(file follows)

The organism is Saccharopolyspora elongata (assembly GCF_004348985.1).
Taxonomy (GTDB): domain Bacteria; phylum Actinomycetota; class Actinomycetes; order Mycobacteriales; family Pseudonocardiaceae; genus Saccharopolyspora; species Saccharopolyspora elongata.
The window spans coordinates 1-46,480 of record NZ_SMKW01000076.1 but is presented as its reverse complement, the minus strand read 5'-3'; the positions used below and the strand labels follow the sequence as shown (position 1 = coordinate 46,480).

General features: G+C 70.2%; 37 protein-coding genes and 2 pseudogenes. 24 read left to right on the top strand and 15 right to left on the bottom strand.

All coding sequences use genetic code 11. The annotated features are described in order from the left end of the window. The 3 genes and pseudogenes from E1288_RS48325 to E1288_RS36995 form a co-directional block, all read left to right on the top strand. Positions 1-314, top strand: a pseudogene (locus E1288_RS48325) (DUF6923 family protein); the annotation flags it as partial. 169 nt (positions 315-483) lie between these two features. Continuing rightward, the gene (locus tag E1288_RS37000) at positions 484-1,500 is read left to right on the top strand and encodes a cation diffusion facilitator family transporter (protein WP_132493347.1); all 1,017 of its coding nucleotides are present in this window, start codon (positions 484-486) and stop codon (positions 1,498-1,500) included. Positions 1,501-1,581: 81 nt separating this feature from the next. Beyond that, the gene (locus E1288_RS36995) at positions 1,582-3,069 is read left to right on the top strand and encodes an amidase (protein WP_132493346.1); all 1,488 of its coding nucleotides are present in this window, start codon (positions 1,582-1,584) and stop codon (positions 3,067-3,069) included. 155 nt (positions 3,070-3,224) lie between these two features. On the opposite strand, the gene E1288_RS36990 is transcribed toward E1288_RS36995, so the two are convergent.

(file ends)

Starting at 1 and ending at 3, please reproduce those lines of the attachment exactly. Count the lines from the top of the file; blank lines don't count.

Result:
The organism is Saccharopolyspora elongata (assembly GCF_004348985.1).
Taxonomy (GTDB): domain Bacteria; phylum Actinomycetota; class Actinomycetes; order Mycobacteriales; family Pseudonocardiaceae; genus Saccharopolyspora; species Saccharopolyspora elongata.
The window spans coordinates 1-46,480 of record NZ_SMKW01000076.1 but is presented as its reverse complement, the minus strand read 5'-3'; the positions used below and the strand labels follow the sequence as shown (position 1 = coordinate 46,480).